I'm not entirely certain I understand the question you're asking here. A few more words around the current problem and any errors or diagnostics or symptoms you might be seeing — and some background on your configuration and goals — might help me with that understanding.
Open Directory works just fine without replicas around, if that's your question.
If your replica server is still around and you "just" want rid of it, then demote it using Server Admin too, and it'll "cleanly" exit the configuration.
Getting rid of a tangled or missing replica server can involve a few extra non-GUI steps, if the replica server is somehow no longer around to exit "cleanly" the configuration, if that's your question. (There's a Krypted post on this topic, for instance.)
I think that you will want to....
- ensure you have proper (and occasionally tested) backups of your Open Directory data, as OD does occasionally get corrupted, disks do fail, server security does get breached, and accidents do happen.
- establish an OD replica if/when your local operations become or are large enough to require that your authentication needs better uptime, or if you're starting to distribute your authentication data across multiple (remote) sites.
- consider an upgrade to newer versions of OS X Server, as OS X Server 10.6 has largely fallen off Apple support.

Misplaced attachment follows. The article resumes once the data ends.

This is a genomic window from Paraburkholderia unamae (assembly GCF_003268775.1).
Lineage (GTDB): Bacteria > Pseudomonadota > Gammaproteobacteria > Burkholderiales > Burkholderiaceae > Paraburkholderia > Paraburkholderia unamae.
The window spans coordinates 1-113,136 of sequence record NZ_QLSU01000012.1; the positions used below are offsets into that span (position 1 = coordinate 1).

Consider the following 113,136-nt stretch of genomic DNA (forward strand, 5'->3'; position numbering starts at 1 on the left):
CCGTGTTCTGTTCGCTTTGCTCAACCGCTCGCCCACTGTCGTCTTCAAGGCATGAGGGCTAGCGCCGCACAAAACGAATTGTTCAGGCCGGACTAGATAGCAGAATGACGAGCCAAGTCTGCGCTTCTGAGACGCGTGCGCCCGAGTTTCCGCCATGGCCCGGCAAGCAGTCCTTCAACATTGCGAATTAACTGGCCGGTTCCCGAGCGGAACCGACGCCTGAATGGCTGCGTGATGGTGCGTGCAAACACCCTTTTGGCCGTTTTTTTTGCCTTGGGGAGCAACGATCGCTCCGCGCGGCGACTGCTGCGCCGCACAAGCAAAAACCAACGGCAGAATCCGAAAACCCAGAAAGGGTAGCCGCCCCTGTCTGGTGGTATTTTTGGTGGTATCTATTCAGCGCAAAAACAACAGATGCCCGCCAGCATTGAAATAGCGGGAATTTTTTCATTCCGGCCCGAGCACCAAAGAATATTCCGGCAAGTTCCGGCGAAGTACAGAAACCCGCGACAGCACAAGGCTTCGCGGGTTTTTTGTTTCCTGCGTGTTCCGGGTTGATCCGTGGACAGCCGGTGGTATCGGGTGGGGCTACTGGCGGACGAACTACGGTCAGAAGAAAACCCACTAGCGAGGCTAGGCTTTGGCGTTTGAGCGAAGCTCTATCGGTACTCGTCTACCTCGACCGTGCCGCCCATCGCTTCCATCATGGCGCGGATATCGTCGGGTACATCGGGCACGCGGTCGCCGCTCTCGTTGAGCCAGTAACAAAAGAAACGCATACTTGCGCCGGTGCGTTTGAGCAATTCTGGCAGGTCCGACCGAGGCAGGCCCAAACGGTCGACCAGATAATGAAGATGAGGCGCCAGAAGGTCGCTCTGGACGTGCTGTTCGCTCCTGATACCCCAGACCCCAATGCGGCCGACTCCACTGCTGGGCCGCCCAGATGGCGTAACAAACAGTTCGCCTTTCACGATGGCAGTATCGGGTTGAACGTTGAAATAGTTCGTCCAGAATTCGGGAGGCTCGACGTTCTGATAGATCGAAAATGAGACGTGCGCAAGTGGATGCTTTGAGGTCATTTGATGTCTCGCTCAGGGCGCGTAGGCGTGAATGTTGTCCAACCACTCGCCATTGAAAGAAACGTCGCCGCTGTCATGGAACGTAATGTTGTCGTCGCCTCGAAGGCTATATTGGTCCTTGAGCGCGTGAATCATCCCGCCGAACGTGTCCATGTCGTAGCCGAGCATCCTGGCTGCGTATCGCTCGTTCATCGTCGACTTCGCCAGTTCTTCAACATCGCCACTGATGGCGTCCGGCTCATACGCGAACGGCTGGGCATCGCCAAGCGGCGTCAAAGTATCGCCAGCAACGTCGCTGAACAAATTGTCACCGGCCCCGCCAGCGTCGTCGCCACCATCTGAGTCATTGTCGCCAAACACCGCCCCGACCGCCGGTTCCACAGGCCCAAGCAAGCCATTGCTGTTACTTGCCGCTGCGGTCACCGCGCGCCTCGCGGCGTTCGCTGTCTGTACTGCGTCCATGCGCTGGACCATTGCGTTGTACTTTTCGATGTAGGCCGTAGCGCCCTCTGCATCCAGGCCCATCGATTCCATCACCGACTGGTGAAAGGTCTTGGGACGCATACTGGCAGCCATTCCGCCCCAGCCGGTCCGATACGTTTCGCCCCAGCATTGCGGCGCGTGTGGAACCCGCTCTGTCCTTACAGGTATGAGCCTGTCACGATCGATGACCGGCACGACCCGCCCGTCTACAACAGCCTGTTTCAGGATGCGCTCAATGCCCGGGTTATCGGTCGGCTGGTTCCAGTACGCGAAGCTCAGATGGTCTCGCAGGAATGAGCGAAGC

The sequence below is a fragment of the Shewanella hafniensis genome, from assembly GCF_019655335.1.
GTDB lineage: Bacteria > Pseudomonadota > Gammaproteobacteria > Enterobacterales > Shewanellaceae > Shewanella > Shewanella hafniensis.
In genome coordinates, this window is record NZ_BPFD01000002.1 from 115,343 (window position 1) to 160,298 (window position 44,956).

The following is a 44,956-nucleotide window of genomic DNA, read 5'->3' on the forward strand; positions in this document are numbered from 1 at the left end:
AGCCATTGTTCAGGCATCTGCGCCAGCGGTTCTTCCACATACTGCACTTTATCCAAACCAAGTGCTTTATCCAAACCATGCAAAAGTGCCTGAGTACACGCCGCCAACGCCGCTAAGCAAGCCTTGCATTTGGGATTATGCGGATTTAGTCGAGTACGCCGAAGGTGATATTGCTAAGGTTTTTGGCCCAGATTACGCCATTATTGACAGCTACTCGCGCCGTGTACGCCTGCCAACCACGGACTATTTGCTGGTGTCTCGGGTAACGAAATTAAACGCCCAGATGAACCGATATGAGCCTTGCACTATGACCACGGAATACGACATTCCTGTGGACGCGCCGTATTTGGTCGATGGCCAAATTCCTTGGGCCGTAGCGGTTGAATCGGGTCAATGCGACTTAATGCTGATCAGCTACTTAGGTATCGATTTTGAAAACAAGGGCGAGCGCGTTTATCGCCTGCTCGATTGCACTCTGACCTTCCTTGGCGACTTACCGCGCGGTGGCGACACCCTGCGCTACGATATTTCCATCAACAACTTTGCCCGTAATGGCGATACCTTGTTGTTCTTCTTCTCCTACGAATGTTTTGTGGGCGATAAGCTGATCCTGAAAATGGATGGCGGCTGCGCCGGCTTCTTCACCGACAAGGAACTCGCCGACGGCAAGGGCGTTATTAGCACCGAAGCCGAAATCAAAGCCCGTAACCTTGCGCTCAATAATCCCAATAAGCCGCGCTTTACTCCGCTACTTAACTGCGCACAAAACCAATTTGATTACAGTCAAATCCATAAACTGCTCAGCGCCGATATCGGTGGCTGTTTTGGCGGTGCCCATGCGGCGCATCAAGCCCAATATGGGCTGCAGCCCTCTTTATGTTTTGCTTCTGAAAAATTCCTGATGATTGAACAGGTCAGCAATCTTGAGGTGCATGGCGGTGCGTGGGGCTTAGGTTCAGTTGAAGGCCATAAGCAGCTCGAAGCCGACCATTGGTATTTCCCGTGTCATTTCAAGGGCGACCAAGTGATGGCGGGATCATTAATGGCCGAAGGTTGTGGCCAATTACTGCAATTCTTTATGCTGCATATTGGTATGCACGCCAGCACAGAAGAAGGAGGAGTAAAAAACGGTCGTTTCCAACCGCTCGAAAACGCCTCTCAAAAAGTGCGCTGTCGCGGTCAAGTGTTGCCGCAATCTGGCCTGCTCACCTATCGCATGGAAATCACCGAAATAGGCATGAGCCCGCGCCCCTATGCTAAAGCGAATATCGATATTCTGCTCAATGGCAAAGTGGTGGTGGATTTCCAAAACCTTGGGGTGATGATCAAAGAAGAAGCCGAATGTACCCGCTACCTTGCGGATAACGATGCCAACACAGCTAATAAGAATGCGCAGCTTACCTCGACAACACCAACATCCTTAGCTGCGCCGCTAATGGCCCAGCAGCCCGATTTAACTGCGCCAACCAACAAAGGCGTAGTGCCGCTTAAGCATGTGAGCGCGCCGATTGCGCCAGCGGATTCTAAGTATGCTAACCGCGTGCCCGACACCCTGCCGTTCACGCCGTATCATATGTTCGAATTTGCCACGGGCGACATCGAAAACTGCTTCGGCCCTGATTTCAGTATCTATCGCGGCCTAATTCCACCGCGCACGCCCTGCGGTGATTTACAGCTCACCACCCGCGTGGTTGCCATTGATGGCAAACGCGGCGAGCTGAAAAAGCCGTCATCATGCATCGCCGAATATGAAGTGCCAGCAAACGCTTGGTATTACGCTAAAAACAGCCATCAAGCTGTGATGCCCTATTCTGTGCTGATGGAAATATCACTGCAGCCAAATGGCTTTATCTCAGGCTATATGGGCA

Is running one Open Directory server and no replicas particularly problematic? Not really. I know a number of sites that have services (DNS, OD, mail, whatever) that are effectively single points of failure. But that's as much a business decision as a technical one, and business decisions are almost always local decisions.
If there are no LDAP replicas, then it would be somewhat unusual for the replication mechanisms to be active.
I'm not sure whether there is a larger question here that you're not directly asking, or whether you're trying to learn how LDAP and related pieces fit together or — and this is usually the most hazardous to your sanity — whether you're poking around with hidden viewing enabled — that bullseye icon — and looking in log files for scary-looking things.
If it's the latter, you'll definitely find scary messages, weird messages, odd errors, and related. And typically, there are no problems, either. Turn off the hidden views and related, and let OS X Server do its work.
If you're trying to learn LDAP, there are some pretty good books on that topic, including one or two from O'Reilly. The OS X Server manuals for 10.6 have some decent details, too.
If it's the former — if you have a particular and overarching question here — well, ask away.